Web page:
Halloween Origins & Traditions

Halloween Origins & Traditions

Kira Diep, Staff Writer

It’s finally spooky season students!
Which means the abundance of orange, purple, and black colors around the states. Children and sometimes even adults celebrate the annual holiday celebrated each year on October 31st. But don’t you ever wonder how Halloween came to be?

The Origins of Halloween
Halloween’s origin date back to the ancient Celtic festival of Samhain, The Inhabitants, known as Celts, who lived 2,000 years ago in the area now known as Ireland.

That day marked the end of summer’s harvest and the beginning of the upcoming winter.
Celts believed that the night before the new year, the boundary between the worlds of the dead and the living becomes blurred. So on the night of October 31st, they celebrated Samhain when it was believed that the spirits of the dead temporary return to earth.

To commemorate the event, Druids built huge sacred bonfires, where the people gathered to burn crops and animals as sacrifices to the Celtic deities. During the celebration, the Celts wore costumes, typically consisting of animal heads and skins, and attempted to tell each other’s fortunes. Then when the celebration was over, they re-lit their hearth fires, which they had extinguished earlier that evening from the sacred bonfire to help protect them during the coming winter.

Halloween Traditions

An early 20th-century Irish Halloween mask

From at least the 16th century, the festival included mumming in Ireland, Scotland, the Isle of Man and Wales.  This involved people going house-to-house in costume, usually reciting various songs in exchange for food or treats. Long ago they would impersonate these beings or wearing a disguise, was also believed to protect oneself from them. It is suggested that the mummers and guisers “personify the old spirits of the winter, who demanded reward in exchange for good fortune.” And nowadays transferred to modern times, where kids dress up in various costumes and go door to door asking for treats for merely dressing up.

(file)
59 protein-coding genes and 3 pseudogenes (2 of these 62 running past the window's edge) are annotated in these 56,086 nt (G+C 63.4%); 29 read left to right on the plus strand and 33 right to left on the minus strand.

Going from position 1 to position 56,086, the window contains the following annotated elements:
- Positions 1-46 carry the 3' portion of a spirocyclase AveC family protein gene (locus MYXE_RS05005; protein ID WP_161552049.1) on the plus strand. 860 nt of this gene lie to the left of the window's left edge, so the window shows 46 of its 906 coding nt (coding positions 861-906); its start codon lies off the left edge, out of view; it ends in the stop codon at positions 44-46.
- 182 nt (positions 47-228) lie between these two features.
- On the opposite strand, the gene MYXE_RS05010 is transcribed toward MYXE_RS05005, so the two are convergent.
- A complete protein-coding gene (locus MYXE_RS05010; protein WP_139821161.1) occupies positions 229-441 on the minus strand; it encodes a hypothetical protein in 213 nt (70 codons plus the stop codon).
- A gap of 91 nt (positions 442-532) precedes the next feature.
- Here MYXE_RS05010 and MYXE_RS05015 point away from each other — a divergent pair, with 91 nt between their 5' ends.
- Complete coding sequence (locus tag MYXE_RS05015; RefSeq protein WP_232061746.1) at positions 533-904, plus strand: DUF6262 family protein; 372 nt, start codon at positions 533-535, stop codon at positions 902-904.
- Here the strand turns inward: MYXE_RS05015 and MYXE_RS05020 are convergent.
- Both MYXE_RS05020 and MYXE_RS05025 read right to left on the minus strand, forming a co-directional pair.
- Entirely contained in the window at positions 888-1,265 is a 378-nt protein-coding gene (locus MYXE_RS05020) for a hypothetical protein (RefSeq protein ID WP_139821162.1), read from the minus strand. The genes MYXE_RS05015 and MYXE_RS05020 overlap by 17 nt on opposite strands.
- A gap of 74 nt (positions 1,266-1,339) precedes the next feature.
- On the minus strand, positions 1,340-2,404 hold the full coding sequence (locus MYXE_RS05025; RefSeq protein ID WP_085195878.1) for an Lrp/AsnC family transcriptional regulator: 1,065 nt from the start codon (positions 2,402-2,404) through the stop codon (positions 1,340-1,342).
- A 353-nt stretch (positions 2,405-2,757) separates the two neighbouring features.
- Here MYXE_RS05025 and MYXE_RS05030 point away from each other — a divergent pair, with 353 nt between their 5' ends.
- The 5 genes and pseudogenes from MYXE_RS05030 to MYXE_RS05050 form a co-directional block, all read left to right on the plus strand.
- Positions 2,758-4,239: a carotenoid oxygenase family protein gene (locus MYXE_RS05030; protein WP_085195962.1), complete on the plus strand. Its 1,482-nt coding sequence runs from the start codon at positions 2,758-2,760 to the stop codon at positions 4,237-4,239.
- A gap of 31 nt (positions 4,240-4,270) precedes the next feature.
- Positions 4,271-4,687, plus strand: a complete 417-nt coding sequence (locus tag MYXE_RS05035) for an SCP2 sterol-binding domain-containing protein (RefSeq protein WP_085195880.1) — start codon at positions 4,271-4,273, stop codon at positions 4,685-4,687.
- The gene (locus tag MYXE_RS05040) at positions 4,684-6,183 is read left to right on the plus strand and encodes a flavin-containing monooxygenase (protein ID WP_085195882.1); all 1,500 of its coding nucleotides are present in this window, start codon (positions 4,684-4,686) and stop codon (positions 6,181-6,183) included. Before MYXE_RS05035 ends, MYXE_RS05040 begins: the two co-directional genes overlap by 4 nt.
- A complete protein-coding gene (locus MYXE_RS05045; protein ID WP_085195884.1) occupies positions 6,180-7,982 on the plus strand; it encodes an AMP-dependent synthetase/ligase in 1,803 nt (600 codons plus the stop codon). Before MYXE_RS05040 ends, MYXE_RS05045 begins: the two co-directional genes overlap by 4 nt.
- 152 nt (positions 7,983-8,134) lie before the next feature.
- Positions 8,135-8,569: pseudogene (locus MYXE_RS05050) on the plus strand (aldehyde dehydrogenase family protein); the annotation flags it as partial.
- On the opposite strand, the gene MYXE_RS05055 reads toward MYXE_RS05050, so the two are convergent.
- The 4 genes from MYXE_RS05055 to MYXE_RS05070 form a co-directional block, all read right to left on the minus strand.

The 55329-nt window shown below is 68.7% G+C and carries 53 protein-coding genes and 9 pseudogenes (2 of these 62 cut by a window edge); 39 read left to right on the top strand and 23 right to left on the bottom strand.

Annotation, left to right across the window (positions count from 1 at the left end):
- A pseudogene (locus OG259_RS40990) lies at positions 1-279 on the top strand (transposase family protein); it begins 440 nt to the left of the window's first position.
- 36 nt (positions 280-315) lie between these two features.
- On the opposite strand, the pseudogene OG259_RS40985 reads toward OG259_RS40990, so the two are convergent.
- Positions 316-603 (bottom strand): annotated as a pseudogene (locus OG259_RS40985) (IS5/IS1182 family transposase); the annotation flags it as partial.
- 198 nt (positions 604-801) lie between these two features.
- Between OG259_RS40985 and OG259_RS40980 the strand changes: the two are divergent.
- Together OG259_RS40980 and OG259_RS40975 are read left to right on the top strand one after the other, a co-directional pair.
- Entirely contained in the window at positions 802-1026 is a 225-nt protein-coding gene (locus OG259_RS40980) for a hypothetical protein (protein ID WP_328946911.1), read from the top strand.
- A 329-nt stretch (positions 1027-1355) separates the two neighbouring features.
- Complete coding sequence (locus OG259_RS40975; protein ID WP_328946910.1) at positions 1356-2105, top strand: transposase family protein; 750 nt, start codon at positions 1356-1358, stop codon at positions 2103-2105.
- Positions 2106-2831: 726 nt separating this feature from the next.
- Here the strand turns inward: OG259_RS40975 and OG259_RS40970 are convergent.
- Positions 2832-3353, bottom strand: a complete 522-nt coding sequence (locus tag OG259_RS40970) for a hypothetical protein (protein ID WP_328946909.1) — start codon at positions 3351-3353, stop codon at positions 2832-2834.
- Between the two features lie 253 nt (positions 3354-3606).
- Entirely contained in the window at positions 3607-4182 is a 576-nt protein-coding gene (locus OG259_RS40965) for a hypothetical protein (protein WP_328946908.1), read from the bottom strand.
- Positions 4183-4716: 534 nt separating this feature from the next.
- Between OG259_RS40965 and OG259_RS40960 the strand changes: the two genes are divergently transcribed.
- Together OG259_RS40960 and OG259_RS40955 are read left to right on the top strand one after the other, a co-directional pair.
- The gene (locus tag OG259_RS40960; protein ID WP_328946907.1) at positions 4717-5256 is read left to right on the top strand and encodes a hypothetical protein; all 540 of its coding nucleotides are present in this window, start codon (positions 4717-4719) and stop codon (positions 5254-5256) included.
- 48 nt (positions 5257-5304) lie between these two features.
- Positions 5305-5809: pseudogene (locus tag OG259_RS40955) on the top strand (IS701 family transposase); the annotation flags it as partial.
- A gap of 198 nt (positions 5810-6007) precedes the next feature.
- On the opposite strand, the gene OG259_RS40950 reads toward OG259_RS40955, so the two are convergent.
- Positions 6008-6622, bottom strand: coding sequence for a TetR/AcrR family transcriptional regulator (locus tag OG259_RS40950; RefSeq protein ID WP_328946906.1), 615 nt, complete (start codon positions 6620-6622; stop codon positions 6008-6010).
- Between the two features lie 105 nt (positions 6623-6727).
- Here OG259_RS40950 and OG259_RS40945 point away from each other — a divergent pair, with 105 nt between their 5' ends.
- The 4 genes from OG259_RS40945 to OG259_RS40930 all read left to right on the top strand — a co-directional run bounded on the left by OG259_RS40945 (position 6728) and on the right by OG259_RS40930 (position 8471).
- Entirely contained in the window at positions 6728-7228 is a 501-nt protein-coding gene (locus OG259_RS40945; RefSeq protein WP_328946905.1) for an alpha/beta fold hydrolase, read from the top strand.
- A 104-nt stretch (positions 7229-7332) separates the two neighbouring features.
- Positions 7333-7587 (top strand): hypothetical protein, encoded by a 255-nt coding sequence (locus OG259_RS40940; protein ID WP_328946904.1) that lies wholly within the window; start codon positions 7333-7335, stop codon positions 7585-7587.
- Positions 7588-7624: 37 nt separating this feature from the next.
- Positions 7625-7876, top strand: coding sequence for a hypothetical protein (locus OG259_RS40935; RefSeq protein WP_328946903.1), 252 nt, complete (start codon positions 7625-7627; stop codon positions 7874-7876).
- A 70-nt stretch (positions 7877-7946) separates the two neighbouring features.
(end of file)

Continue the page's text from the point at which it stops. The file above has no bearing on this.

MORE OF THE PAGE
Every year during October, you can see multiple carved pumpkins sitting on porches and doorsteps in many states in time for Halloween. Orange fruits with many textures, shapes, and sizes with all types of carved faces with a candle lighting them up, named jack-o-lanterns.

File:Traditional Irish halloween Jack-o'-lantern.jpg
A traditional Irish Halloween turnip (rutabaga) lantern on display in the Museum of Country Life, Ireland

The name comes from an Irish folktale about a man named Stingy Jack, who had tricked the Devil twice to leave him alone for many years and to never claim his soul when he passed on, when he inevitably passed away, God and the Devil turned him away from heaven and hell so he was set to roam the earth with only a piece of coal and a carved-out turnip.

The Irish referred to Stingy Jack as ”Jack of the Lantern” then, later on, changed to ”Jack O’Lantern” Then the Irish and Scottish made their own versions of Jack’s lanterns with rather turnips and potatoes than pumpkins. When immigrants from these countries brought the jack o’ lantern tradition with them, they found out soon that pumpkins, which is a native fruit to America, make perfect jack o’ lanterns!

That is just a few long-ago Halloween traditions, but have a safe and spooky Halloween reader!